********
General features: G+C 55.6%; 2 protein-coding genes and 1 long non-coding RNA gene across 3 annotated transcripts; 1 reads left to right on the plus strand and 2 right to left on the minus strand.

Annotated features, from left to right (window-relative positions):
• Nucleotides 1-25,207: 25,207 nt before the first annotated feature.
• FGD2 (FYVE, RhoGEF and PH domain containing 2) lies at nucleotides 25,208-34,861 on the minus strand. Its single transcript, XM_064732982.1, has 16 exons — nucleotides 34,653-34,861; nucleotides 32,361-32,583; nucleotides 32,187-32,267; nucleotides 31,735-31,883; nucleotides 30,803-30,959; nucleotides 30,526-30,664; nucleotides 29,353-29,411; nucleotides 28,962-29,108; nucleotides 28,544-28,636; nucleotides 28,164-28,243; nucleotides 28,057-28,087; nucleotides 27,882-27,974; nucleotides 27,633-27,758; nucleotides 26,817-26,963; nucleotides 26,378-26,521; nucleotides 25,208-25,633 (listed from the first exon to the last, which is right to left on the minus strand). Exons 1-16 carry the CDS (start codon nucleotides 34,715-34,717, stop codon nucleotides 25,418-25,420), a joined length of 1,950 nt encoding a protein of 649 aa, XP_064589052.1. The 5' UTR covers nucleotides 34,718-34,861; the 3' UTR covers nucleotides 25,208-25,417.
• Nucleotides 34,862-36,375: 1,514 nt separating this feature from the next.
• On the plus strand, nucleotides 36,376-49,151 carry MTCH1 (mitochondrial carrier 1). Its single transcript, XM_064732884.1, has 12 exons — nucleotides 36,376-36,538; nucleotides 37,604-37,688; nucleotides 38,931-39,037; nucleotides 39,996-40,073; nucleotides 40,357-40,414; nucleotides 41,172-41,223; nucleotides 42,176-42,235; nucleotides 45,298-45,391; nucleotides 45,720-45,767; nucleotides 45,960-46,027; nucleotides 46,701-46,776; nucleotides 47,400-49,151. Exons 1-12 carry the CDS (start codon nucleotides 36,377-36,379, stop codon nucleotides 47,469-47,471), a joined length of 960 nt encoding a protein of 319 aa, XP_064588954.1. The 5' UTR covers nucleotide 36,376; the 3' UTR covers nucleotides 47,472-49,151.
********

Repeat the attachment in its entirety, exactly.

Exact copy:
General features: G+C 55.6%; 2 protein-coding genes and 1 long non-coding RNA gene across 3 annotated transcripts; 1 reads left to right on the plus strand and 2 right to left on the minus strand.

Annotated features, from left to right (window-relative positions):
• Nucleotides 1-25,207: 25,207 nt before the first annotated feature.
• FGD2 (FYVE, RhoGEF and PH domain containing 2) lies at nucleotides 25,208-34,861 on the minus strand. Its single transcript, XM_064732982.1, has 16 exons — nucleotides 34,653-34,861; nucleotides 32,361-32,583; nucleotides 32,187-32,267; nucleotides 31,735-31,883; nucleotides 30,803-30,959; nucleotides 30,526-30,664; nucleotides 29,353-29,411; nucleotides 28,962-29,108; nucleotides 28,544-28,636; nucleotides 28,164-28,243; nucleotides 28,057-28,087; nucleotides 27,882-27,974; nucleotides 27,633-27,758; nucleotides 26,817-26,963; nucleotides 26,378-26,521; nucleotides 25,208-25,633 (listed from the first exon to the last, which is right to left on the minus strand). Exons 1-16 carry the CDS (start codon nucleotides 34,715-34,717, stop codon nucleotides 25,418-25,420), a joined length of 1,950 nt encoding a protein of 649 aa, XP_064589052.1. The 5' UTR covers nucleotides 34,718-34,861; the 3' UTR covers nucleotides 25,208-25,417.
• Nucleotides 34,862-36,375: 1,514 nt separating this feature from the next.
• On the plus strand, nucleotides 36,376-49,151 carry MTCH1 (mitochondrial carrier 1). Its single transcript, XM_064732884.1, has 12 exons — nucleotides 36,376-36,538; nucleotides 37,604-37,688; nucleotides 38,931-39,037; nucleotides 39,996-40,073; nucleotides 40,357-40,414; nucleotides 41,172-41,223; nucleotides 42,176-42,235; nucleotides 45,298-45,391; nucleotides 45,720-45,767; nucleotides 45,960-46,027; nucleotides 46,701-46,776; nucleotides 47,400-49,151. Exons 1-12 carry the CDS (start codon nucleotides 36,377-36,379, stop codon nucleotides 47,469-47,471), a joined length of 960 nt encoding a protein of 319 aa, XP_064588954.1. The 5' UTR covers nucleotide 36,376; the 3' UTR covers nucleotides 47,472-49,151.